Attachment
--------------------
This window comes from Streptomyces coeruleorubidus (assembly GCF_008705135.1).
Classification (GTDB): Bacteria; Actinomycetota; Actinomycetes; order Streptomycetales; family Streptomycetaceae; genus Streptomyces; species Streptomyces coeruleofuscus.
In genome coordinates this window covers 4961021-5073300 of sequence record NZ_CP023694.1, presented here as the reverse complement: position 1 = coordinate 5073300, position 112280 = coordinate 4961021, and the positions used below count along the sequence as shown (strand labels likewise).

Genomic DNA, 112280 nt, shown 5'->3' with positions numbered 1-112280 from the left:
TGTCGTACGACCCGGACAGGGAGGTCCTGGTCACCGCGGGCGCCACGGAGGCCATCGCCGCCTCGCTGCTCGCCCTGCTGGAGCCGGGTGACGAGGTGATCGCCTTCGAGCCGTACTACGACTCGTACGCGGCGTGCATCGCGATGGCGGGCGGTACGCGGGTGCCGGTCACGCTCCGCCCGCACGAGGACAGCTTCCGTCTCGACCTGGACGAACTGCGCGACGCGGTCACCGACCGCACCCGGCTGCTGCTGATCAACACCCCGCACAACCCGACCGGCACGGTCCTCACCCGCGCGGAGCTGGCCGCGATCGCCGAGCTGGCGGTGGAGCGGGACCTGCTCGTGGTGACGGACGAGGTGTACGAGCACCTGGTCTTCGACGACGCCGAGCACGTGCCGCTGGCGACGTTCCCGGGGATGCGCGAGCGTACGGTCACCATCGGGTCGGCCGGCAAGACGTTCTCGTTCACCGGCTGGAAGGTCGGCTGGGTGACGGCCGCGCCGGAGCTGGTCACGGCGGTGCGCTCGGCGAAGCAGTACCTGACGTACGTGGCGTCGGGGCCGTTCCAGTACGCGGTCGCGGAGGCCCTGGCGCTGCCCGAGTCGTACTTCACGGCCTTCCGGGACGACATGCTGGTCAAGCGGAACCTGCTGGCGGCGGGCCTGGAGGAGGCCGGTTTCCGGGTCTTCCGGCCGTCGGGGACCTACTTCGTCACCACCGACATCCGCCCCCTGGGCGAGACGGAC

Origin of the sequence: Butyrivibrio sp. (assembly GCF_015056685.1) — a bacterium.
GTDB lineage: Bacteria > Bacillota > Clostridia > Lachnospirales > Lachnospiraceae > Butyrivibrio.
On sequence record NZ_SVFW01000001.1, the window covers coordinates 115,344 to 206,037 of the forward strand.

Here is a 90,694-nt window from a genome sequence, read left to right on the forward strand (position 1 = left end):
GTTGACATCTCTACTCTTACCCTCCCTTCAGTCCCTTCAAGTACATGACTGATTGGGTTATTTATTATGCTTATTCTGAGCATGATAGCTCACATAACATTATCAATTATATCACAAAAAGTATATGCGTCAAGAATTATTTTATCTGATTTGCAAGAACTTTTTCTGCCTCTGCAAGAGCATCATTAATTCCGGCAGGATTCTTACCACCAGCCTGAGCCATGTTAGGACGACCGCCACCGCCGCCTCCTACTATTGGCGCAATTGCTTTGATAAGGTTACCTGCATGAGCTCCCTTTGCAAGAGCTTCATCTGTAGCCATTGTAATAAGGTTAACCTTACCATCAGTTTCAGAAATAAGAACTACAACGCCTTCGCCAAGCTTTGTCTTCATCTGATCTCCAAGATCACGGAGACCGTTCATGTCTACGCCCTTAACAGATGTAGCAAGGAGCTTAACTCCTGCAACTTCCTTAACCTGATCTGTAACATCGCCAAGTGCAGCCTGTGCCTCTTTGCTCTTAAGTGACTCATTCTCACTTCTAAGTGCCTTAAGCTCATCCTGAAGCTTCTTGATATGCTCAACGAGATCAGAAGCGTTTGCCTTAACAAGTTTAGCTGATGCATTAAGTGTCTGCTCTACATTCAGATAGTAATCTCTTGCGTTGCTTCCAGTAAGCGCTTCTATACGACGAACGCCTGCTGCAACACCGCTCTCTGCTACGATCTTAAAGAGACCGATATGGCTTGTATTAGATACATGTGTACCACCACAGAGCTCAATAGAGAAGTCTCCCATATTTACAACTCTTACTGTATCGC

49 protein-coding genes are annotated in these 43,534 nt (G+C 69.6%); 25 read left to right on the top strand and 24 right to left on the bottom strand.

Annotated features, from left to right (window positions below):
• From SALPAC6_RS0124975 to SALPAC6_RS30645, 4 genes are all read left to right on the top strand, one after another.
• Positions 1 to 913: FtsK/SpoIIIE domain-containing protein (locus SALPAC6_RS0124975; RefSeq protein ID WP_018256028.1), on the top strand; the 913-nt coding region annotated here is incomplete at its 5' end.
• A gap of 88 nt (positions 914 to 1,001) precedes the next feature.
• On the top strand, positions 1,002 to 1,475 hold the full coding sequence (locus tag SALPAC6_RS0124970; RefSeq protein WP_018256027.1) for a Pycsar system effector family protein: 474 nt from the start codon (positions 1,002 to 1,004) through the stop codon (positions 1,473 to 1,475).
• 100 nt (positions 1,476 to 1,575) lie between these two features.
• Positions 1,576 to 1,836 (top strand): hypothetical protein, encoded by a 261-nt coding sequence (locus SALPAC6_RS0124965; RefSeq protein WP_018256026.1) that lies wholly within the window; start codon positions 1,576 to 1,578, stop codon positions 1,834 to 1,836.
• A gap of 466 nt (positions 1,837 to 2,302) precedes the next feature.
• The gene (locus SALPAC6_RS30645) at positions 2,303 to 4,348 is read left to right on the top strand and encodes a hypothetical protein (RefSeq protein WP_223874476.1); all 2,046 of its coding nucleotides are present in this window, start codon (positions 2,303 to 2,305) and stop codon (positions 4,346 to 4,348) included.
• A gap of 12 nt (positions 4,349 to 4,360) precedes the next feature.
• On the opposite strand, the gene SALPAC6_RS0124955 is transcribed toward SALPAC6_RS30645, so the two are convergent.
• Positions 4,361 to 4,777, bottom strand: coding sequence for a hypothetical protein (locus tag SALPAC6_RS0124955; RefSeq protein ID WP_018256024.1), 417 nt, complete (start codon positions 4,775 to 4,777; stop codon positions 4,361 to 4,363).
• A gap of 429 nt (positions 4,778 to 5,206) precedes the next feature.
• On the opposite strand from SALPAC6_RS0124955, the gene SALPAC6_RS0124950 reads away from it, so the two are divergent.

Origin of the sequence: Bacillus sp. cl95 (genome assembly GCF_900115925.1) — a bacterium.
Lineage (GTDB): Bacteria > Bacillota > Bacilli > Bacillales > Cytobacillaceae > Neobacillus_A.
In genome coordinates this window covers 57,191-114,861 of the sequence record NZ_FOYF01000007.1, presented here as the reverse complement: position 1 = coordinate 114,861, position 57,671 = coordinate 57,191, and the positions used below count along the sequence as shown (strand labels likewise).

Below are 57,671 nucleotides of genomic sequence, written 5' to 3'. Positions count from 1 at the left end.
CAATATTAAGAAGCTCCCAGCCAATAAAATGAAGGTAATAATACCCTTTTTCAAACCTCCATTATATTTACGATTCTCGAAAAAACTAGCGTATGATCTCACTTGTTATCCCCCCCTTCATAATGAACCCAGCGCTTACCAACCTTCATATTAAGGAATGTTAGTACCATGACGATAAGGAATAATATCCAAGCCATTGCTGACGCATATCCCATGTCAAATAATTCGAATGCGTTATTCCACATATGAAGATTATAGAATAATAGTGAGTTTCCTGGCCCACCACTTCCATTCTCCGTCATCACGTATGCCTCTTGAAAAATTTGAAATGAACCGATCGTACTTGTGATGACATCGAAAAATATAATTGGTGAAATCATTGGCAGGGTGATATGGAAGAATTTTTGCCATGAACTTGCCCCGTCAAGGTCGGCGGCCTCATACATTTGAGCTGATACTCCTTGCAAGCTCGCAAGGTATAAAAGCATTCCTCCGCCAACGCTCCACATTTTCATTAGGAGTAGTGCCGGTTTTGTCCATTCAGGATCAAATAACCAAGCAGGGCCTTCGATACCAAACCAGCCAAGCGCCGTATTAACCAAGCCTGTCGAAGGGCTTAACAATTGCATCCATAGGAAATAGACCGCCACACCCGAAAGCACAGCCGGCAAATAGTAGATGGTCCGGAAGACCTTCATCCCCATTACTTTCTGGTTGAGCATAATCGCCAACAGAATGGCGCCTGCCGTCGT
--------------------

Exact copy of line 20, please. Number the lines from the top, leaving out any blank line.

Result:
• The gene (locus SALPAC6_RS30645) at positions 2,303 to 4,348 is read left to right on the top strand and encodes a hypothetical protein (RefSeq protein WP_223874476.1); all 2,046 of its coding nucleotides are present in this window, start codon (positions 2,303 to 2,305) and stop codon (positions 4,346 to 4,348) included.